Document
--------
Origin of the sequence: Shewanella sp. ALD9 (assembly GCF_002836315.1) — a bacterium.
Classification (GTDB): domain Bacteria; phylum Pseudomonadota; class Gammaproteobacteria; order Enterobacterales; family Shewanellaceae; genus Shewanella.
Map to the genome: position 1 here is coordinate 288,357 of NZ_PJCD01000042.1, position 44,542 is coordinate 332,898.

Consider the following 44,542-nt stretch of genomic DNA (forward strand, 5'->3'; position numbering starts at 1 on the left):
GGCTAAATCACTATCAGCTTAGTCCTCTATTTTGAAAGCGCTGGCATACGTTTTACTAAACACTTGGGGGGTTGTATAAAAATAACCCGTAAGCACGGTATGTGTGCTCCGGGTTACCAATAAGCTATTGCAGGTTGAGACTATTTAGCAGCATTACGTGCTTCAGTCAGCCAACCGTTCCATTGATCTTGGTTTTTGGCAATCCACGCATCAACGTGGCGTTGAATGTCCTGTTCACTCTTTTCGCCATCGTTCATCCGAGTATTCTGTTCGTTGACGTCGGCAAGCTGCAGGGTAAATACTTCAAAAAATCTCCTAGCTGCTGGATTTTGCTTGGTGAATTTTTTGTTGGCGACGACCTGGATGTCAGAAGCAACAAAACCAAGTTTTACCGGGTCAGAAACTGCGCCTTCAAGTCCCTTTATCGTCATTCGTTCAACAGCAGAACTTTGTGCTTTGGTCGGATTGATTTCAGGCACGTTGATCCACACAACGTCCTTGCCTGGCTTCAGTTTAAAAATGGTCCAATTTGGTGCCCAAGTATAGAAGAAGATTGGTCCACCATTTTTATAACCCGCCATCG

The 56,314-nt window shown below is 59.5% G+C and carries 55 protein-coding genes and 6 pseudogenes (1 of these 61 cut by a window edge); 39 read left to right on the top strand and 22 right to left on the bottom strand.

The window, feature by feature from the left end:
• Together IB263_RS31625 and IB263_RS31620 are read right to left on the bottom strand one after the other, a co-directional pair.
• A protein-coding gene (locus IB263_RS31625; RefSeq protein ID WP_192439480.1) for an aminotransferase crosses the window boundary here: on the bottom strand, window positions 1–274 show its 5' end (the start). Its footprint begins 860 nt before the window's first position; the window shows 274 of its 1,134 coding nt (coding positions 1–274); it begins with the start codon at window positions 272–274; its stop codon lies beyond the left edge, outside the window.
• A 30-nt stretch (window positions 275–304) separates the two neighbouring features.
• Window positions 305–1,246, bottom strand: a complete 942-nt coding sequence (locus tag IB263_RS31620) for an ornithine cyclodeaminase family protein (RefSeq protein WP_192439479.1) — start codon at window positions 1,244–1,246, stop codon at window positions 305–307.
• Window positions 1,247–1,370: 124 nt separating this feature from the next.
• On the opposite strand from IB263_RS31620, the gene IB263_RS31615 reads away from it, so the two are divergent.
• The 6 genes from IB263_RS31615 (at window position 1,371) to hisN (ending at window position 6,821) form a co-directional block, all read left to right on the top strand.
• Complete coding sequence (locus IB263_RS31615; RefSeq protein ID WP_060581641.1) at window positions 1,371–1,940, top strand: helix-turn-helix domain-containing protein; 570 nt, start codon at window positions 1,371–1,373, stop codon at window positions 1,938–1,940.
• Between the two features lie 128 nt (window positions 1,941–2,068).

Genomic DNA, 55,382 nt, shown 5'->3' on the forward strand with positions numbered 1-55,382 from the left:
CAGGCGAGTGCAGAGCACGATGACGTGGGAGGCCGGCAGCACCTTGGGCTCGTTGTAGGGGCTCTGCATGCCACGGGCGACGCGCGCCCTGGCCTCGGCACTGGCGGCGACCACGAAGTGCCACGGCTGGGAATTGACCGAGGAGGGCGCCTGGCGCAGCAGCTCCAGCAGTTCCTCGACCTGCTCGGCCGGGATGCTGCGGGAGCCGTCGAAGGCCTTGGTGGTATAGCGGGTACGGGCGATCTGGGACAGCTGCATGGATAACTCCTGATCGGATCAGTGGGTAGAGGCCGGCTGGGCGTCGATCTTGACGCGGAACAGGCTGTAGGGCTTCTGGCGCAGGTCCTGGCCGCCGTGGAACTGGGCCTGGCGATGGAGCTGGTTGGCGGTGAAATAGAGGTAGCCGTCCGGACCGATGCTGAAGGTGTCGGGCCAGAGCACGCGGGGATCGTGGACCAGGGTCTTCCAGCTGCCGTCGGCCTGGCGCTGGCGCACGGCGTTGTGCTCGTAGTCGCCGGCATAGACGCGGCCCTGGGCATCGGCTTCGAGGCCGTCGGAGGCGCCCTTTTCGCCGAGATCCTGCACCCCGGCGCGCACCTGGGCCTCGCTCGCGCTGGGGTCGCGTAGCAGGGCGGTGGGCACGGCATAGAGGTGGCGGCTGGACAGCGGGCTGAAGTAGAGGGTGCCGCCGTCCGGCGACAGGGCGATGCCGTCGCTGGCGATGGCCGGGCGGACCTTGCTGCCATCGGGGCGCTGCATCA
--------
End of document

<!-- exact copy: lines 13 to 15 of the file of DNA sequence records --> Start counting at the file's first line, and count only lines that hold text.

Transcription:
• On the opposite strand from IB263_RS31620, the gene IB263_RS31615 reads away from it, so the two are divergent.
• The 6 genes from IB263_RS31615 (at window position 1,371) to hisN (ending at window position 6,821) form a co-directional block, all read left to right on the top strand.
• Complete coding sequence (locus IB263_RS31615; RefSeq protein ID WP_060581641.1) at window positions 1,371–1,940, top strand: helix-turn-helix domain-containing protein; 570 nt, start codon at window positions 1,371–1,373, stop codon at window positions 1,938–1,940.